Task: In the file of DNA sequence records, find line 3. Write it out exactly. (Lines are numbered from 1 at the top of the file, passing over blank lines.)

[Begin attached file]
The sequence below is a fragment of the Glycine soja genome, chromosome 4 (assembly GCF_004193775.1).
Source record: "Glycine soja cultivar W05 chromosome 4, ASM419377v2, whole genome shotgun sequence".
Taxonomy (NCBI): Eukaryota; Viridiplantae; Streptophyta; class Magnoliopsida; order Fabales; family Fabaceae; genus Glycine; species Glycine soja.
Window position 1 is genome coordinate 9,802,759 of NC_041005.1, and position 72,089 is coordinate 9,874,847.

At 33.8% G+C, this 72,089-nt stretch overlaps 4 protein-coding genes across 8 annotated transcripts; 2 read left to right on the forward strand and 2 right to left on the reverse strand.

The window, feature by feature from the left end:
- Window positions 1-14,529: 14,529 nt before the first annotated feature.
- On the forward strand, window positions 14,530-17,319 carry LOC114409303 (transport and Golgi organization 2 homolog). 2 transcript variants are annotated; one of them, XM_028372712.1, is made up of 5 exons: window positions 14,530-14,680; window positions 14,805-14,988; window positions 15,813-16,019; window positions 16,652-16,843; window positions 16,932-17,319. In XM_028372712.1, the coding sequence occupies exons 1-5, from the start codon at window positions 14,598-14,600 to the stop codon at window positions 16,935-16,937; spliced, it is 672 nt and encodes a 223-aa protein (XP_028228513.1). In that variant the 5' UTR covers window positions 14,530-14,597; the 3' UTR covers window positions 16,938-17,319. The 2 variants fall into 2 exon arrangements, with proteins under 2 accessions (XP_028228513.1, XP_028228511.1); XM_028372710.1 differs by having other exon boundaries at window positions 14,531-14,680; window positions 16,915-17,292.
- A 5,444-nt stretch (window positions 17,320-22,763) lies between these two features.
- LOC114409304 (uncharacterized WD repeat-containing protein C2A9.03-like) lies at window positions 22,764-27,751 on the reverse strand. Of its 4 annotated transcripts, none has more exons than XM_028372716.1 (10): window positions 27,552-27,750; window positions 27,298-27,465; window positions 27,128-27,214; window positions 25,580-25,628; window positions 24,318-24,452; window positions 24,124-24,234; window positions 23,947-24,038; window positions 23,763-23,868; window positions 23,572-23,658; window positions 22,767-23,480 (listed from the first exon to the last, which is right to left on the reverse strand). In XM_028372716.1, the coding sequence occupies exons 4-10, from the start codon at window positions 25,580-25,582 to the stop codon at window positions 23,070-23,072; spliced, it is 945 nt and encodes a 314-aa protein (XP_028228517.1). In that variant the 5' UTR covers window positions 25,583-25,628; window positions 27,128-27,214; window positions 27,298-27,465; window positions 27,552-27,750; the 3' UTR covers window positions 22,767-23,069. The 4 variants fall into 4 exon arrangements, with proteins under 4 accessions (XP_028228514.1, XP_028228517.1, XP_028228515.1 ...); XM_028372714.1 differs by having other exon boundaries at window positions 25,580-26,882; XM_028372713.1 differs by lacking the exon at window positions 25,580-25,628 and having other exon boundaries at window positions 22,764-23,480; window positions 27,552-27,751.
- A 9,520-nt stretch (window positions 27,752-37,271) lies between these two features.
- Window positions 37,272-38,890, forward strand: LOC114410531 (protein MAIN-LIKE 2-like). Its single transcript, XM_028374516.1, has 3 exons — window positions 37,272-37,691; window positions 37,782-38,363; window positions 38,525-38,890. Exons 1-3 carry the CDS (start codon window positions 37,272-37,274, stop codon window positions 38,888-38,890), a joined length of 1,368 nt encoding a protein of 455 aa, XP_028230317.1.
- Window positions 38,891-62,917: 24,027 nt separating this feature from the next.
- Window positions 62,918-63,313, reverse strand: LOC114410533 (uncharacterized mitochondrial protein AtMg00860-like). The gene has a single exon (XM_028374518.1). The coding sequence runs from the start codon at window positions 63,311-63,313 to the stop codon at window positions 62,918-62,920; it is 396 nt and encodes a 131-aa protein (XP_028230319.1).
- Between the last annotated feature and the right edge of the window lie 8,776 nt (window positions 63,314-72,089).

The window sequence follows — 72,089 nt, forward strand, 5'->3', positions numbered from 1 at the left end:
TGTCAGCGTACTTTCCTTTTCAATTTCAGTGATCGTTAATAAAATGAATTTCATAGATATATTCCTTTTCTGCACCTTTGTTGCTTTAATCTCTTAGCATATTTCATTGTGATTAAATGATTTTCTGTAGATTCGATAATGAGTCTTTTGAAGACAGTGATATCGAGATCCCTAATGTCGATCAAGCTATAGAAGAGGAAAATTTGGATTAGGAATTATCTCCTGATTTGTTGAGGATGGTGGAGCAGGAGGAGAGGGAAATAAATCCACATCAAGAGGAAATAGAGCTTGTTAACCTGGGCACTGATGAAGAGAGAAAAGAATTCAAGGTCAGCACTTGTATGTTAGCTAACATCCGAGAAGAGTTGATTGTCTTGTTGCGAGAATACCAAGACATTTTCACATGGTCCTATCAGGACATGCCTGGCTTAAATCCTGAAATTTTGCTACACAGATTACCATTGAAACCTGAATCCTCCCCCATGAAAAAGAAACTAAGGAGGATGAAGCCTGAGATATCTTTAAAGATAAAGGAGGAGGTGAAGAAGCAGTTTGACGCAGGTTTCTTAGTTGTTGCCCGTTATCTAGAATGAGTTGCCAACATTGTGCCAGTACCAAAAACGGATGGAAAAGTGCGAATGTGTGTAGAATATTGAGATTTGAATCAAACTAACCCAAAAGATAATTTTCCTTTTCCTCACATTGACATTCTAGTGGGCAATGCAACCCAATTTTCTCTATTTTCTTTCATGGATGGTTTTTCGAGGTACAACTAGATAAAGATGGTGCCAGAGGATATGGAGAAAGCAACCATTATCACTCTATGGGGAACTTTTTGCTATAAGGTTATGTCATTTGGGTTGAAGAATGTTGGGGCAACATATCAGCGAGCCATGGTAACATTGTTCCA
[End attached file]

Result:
Taxonomy (NCBI): Eukaryota; Viridiplantae; Streptophyta; class Magnoliopsida; order Fabales; family Fabaceae; genus Glycine; species Glycine soja.